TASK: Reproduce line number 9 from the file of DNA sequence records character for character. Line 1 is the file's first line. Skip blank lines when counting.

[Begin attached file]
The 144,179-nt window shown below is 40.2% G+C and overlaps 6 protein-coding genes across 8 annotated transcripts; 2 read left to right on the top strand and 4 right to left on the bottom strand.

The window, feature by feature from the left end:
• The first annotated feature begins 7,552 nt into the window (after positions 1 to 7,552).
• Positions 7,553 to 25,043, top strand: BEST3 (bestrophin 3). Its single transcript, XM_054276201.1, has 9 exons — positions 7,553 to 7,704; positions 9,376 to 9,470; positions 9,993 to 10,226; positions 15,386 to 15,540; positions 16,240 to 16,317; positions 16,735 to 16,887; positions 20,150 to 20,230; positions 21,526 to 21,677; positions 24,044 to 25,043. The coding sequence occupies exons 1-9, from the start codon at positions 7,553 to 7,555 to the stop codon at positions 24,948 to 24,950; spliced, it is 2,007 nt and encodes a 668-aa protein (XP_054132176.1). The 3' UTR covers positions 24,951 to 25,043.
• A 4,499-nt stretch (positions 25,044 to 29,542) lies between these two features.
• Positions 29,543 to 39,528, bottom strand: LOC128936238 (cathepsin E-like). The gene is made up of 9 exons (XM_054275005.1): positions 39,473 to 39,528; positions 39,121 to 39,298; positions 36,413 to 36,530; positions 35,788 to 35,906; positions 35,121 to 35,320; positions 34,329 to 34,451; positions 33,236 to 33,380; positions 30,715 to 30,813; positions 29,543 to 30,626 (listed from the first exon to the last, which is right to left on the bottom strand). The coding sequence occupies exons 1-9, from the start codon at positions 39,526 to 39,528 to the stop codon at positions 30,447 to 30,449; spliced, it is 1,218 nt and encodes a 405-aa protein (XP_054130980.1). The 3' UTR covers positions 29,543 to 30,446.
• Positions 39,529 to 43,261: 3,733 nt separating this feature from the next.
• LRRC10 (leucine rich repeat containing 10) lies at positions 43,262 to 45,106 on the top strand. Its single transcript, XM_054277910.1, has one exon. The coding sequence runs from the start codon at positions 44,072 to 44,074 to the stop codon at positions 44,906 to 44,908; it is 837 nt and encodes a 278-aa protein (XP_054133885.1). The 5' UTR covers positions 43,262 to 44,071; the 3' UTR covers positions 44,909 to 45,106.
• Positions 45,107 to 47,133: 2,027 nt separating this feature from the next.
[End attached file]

• Positions 45,107 to 47,133: 2,027 nt separating this feature from the next.